Built in 1864/65, Harrow School’s Rackets Court was constructed to accommodate doubles play.
The key aim of this project was to make the court the now regular size for singles and doubles play and competition. This involved a total re-vamp and re-sizing of the original court as well as under-floor heating; improved viewing gallery; extended changing rooms; attractive welcome area with exhibition space; refurbishment of the run-off area to twelve of the School’s Fives courts.
Start of design process: October 2018
Start of construction: April 2019
Opening of court: January 2020
Old Harrovians John Prenn and Charles Hue Williams
Organising Committee including responsibilities
Wayne Simpson, Head of Capital Development – Harrow School: Project director
John Eaton, Rackets Pro – Harrow School: professional, advisor & beneficiary
Nick Shryane, Bursar – Harrow School: Financial oversight
Douglas Collins, CEO - Harrow Development Trust: Fundraising
Insulated slab, reinforced concrete, power float finish including underfloor heating, floor finished with a red epoxy resin finish
Dense concrete blocks finished with Armacoat render
The existing pitched roof is traditional timber construction, finished with slate tiles and a band of glazed roof lights; the ceiling of the court is finished with ball netting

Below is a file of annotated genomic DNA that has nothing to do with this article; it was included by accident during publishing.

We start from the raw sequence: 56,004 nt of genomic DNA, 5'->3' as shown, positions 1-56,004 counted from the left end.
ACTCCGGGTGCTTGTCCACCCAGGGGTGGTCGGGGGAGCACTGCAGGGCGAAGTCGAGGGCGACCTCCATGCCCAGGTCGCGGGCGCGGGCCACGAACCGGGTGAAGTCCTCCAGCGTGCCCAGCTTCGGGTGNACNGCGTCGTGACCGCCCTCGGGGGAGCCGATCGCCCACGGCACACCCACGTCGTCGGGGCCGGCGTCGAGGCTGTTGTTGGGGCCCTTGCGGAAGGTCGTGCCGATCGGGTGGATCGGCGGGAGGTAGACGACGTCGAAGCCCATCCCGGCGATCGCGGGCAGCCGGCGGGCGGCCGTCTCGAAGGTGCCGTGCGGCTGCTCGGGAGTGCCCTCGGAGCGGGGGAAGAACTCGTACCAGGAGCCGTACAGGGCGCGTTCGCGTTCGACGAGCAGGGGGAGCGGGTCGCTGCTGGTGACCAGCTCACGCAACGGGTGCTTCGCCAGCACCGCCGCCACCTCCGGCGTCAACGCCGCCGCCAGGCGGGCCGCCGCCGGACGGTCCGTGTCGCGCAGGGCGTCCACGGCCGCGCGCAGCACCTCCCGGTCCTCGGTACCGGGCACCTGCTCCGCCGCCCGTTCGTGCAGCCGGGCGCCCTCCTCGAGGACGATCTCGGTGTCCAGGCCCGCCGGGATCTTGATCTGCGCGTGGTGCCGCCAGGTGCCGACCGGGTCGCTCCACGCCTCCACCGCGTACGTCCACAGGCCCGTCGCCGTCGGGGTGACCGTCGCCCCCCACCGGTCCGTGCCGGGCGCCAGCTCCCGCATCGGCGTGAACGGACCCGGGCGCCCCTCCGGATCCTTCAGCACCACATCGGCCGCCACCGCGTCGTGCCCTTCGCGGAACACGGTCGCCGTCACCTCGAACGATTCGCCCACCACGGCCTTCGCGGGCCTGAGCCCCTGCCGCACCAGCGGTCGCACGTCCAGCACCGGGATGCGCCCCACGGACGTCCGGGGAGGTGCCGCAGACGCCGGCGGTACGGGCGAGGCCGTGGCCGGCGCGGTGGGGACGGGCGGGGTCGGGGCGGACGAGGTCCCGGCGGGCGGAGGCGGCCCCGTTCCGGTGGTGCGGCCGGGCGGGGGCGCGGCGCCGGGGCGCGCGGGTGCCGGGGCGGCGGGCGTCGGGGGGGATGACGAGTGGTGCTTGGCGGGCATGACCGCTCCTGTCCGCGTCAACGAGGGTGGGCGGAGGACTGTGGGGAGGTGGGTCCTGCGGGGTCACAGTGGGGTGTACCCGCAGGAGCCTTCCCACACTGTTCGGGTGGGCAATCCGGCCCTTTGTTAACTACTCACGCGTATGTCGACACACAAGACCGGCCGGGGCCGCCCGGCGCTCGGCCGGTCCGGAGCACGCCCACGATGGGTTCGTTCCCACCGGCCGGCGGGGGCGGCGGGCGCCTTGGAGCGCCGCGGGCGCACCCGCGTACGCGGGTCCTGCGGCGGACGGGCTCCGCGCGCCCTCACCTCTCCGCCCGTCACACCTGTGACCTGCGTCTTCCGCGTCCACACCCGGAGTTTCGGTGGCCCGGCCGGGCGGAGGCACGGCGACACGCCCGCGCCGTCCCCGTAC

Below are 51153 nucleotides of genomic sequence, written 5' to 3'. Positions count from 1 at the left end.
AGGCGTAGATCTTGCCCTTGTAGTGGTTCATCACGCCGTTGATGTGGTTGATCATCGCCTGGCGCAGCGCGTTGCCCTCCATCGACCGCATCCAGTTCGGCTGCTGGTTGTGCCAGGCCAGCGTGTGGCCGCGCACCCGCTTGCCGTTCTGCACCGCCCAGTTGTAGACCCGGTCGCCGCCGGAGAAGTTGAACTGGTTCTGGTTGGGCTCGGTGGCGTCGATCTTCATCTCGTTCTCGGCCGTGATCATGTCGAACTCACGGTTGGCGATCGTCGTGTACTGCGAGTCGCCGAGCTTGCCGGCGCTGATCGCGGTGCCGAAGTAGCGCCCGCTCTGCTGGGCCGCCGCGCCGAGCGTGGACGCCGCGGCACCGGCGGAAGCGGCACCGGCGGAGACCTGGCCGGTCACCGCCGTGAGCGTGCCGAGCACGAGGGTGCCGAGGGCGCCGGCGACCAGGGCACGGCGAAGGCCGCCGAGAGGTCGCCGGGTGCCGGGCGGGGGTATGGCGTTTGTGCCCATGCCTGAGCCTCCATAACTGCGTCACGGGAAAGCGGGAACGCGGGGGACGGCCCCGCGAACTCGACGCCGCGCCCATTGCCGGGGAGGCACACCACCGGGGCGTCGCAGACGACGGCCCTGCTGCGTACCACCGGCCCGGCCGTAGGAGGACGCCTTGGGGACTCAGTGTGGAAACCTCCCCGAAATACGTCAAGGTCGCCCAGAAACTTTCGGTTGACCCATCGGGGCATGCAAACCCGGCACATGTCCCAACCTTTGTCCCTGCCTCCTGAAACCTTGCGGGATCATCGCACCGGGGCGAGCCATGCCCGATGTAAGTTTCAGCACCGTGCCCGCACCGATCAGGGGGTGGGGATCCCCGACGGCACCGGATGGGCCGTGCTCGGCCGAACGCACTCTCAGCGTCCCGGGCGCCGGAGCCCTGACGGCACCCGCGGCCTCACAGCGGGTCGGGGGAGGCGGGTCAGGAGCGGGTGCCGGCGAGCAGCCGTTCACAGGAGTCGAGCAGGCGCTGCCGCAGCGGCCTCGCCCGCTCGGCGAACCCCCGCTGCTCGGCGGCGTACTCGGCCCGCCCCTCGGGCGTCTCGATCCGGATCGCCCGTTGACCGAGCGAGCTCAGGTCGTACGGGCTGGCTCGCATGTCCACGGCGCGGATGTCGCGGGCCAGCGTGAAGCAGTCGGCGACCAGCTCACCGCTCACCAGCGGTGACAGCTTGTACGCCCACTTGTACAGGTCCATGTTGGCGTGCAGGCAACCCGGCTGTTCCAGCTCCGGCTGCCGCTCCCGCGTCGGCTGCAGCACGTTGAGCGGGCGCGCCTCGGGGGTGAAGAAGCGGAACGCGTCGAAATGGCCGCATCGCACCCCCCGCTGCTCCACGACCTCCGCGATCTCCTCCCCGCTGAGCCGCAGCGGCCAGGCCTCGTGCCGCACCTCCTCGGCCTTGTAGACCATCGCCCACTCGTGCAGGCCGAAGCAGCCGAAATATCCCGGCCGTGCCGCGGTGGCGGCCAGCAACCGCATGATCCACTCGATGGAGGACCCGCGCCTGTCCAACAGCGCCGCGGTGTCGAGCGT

Court Construction and ancillary facilities - £1.1m
Professional Fees - £150k
VAT - £250k
Total - £1.5 million
Old Harrovian and parent donors – £900k
Harrow School & Harrow Development Trust donations - £550k
T&RA - £50k
Total - £1.5 million
Location: The Rackets Court building is inaccessible by vehicle and is built on a hillside. All materials required to deliver the project, imported and exported, either had to be carried by hand up more than 50 steps, moved by conveyor belt or pumped.
Construction: the works involved constructing the new court walls inside an existing oversized court.
New foundations were formed, 2.5m deep, to support the new internal walls inside the current court.
The existing court floor was only 90mm thick laid directly onto clay substrate. The make-up of the new concrete floor with an underfloor heating system laid on insulation is now 300mm thick.
The reduced level dig to form the wall foundations and new court floor generated over 500-tonnes of clay spoil which was dug by hand by 20-operatives over a 6-week period; the waste material was exported using a 50m long conveyor belt system.
The concrete for the new foundations was pumped and the new concrete floor was laid in one day using seven loads of concrete which again had to be pumped.
The new court walls are constructed in dense concrete blocks. We could not use the conveyor belt because it damaged the edges of the blocks making it difficult to lay and creating unnecessary waste. The army of 20-operatives carried 3,300 building blocks and bags of building sand and cement for the mortar by hand, up the steps.
The material for the Armacoat walls included 40-tonnes of sand and chemical additives which again had to be carried by hand to the court building; the installation of the Armacoat finish took 10-weeks.
Rackets is an active sport at Harrow, played mainly in the autumn and spring terms. The school has an unparalleled success at winning major school competitions, in singles and doubles. Full and dynamic play will recommence on both
of Harrow’s courts once Covid-19 restrictions have passed.